Against the Odds: Making a Difference in Global Health

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Against the Odds: Making a Difference in Global Health is an exhibition that opened to the public at the United States National Library of Medicine on April 17, 2008. The exhibition explores aspects of the history of global health as well as contemporary issues and "champions holistic solutions to health problems."[1] Materials from the History of Medicine Division of the library are on display alongside artifacts and images gathered from around the world. Featured stories include the Barefoot doctors of China, the impact of Hurricane Katrina on health care in the Mississippi Gulf region, the work of the International Campaign to Ban Landmines, and activism and the AIDS Coalition to Unleash Power.


The exhibition was developed over three years of research by the Exhibition Program of the History of Medicine Divisison. At the exhibition launch on April 16, 2008 an audience of young people from Washington DC, Maryland, and Virginia heard from a panel of speakers that featured Jeanne White Ginder, mother of the late Ryan White and an advocate for people living with HIV and AIDS, and Dr. H. Jack Geiger, a co-founder of Physicians for Social Responsibility and director of one of the first community health centers in the United States at Mound Bayou, Mississippi. The panel also included Niko and Theo Milonopoulos, who founded Kidz Voice-LA and Vox Populi after a series of shootings in their hometown, North Hollywood, and other young activists involved in global health issues.[2]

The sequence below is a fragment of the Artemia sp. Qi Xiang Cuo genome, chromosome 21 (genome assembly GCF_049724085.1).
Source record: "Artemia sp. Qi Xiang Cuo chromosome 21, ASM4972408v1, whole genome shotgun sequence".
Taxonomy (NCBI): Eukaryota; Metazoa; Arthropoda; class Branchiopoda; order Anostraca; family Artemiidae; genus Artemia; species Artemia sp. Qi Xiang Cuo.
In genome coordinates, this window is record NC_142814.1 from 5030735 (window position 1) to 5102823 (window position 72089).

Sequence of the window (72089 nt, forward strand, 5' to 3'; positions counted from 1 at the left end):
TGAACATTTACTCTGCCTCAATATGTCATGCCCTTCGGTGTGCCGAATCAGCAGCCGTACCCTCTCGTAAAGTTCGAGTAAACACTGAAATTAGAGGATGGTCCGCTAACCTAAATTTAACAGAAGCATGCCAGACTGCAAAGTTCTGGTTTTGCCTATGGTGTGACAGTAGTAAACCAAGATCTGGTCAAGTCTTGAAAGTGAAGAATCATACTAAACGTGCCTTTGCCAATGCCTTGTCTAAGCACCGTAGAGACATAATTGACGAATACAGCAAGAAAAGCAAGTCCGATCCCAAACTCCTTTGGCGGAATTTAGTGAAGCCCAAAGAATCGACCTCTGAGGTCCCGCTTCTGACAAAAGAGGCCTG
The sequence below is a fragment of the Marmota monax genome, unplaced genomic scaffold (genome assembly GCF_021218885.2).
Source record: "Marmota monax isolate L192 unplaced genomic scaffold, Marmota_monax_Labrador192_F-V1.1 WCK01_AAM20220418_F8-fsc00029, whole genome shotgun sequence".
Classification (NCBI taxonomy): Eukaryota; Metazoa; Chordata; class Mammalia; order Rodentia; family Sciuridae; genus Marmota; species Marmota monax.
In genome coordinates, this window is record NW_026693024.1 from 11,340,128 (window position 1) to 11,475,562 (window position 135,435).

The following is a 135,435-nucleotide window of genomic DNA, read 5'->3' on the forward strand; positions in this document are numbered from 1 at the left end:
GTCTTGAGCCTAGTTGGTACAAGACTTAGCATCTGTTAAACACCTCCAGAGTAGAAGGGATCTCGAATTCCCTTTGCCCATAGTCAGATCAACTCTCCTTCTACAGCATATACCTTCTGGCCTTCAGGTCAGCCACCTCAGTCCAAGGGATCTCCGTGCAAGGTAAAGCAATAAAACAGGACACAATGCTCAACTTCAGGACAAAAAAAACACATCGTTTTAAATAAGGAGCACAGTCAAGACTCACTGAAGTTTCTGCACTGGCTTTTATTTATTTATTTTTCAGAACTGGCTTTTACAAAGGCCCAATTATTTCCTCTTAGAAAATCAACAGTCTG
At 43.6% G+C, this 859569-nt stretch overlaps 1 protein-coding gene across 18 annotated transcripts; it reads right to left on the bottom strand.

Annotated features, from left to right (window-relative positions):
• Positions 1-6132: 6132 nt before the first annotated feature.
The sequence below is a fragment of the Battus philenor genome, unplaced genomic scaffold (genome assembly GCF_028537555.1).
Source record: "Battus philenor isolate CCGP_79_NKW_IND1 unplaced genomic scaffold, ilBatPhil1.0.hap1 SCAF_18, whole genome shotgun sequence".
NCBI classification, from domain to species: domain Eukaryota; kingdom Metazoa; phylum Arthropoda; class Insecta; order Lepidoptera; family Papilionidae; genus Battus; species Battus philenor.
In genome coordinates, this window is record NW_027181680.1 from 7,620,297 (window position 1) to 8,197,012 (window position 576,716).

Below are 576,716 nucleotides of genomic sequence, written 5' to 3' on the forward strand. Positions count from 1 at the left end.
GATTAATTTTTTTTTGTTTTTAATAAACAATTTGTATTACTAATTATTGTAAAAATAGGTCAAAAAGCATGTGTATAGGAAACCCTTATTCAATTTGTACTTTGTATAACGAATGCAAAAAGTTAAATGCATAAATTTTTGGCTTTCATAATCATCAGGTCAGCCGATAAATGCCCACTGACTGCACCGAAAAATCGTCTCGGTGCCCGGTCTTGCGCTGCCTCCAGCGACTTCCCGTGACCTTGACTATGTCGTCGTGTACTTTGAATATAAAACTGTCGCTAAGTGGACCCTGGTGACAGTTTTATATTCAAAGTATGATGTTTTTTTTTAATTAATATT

Online Exhibition[edit]

The gallery exhibition will be on display until 2010, and a traveling version will begin touring US public health schools in the Fall of 2008. The exhibition web site will be permanently available: a section called 'Get Involved' provides information on launching health campaigns as well as opportunities to share views on global health problems and solutions.[3]


  1. ^ The Lancet 371 (June 21, 2008), p. 2075
  2. ^ See the press release for a full list of participants
  3. ^ Washington Post, Tuesday, June 24, 2008:

External links[edit]